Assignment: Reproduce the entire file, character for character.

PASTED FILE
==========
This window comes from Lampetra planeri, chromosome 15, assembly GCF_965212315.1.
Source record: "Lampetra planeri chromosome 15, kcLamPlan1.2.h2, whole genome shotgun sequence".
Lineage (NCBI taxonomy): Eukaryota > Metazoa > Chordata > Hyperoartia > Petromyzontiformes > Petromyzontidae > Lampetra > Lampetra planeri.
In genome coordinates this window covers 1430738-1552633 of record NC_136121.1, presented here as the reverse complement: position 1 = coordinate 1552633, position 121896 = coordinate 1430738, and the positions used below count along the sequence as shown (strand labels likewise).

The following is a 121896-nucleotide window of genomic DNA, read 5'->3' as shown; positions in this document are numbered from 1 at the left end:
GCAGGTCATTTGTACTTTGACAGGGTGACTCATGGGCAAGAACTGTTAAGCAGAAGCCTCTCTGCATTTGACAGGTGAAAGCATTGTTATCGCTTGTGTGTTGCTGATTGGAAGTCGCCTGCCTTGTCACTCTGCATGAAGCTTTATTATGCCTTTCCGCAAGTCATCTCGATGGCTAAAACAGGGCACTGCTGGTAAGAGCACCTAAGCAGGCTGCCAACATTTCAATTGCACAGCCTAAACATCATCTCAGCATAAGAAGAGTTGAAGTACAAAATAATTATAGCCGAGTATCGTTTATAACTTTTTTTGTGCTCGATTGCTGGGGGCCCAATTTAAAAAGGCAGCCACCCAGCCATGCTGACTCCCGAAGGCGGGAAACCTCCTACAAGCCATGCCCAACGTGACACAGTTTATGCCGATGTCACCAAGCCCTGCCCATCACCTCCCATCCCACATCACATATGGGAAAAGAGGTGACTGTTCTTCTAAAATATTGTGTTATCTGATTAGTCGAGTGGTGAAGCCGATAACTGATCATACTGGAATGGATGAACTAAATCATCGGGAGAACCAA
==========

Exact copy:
This window comes from Lampetra planeri, chromosome 15, assembly GCF_965212315.1.
Source record: "Lampetra planeri chromosome 15, kcLamPlan1.2.h2, whole genome shotgun sequence".
Lineage (NCBI taxonomy): Eukaryota > Metazoa > Chordata > Hyperoartia > Petromyzontiformes > Petromyzontidae > Lampetra > Lampetra planeri.
In genome coordinates this window covers 1430738-1552633 of record NC_136121.1, presented here as the reverse complement: position 1 = coordinate 1552633, position 121896 = coordinate 1430738, and the positions used below count along the sequence as shown (strand labels likewise).

The following is a 121896-nucleotide window of genomic DNA, read 5'->3' as shown; positions in this document are numbered from 1 at the left end:
GCAGGTCATTTGTACTTTGACAGGGTGACTCATGGGCAAGAACTGTTAAGCAGAAGCCTCTCTGCATTTGACAGGTGAAAGCATTGTTATCGCTTGTGTGTTGCTGATTGGAAGTCGCCTGCCTTGTCACTCTGCATGAAGCTTTATTATGCCTTTCCGCAAGTCATCTCGATGGCTAAAACAGGGCACTGCTGGTAAGAGCACCTAAGCAGGCTGCCAACATTTCAATTGCACAGCCTAAACATCATCTCAGCATAAGAAGAGTTGAAGTACAAAATAATTATAGCCGAGTATCGTTTATAACTTTTTTTGTGCTCGATTGCTGGGGGCCCAATTTAAAAAGGCAGCCACCCAGCCATGCTGACTCCCGAAGGCGGGAAACCTCCTACAAGCCATGCCCAACGTGACACAGTTTATGCCGATGTCACCAAGCCCTGCCCATCACCTCCCATCCCACATCACATATGGGAAAAGAGGTGACTGTTCTTCTAAAATATTGTGTTATCTGATTAGTCGAGTGGTGAAGCCGATAACTGATCATACTGGAATGGATGAACTAAATCATCGGGAGAACCAA